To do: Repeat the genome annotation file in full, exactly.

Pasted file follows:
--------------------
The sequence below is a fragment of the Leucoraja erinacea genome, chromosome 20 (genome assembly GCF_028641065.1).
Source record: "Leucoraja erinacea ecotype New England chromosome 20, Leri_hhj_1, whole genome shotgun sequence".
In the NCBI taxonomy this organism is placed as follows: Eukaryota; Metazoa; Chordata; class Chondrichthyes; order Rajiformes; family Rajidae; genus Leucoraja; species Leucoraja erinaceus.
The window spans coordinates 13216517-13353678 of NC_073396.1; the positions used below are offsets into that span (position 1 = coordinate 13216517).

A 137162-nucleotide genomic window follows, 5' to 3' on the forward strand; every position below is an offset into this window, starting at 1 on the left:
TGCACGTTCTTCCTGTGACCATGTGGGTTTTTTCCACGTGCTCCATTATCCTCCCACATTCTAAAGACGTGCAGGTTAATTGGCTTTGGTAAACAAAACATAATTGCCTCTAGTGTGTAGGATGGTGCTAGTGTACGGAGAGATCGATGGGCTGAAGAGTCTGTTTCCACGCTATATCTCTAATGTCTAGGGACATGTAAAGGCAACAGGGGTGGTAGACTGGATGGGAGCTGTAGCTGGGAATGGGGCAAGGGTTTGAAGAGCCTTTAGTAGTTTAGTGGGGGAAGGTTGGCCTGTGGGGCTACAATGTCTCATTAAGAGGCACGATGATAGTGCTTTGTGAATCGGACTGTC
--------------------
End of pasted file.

The sequence below is a fragment of the Leucoraja erinacea genome, chromosome 20 (genome assembly GCF_028641065.1).
Source record: "Leucoraja erinacea ecotype New England chromosome 20, Leri_hhj_1, whole genome shotgun sequence".
In the NCBI taxonomy this organism is placed as follows: Eukaryota; Metazoa; Chordata; class Chondrichthyes; order Rajiformes; family Rajidae; genus Leucoraja; species Leucoraja erinaceus.
The window spans coordinates 13216517-13353678 of NC_073396.1; the positions used below are offsets into that span (position 1 = coordinate 13216517).

A 137162-nucleotide genomic window follows, 5' to 3' on the forward strand; every position below is an offset into this window, starting at 1 on the left:
TGCACGTTCTTCCTGTGACCATGTGGGTTTTTTCCACGTGCTCCATTATCCTCCCACATTCTAAAGACGTGCAGGTTAATTGGCTTTGGTAAACAAAACATAATTGCCTCTAGTGTGTAGGATGGTGCTAGTGTACGGAGAGATCGATGGGCTGAAGAGTCTGTTTCCACGCTATATCTCTAATGTCTAGGGACATGTAAAGGCAACAGGGGTGGTAGACTGGATGGGAGCTGTAGCTGGGAATGGGGCAAGGGTTTGAAGAGCCTTTAGTAGTTTAGTGGGGGAAGGTTGGCCTGTGGGGCTACAATGTCTCATTAAGAGGCACGATGATAGTGCTTTGTGAATCGGACTGTC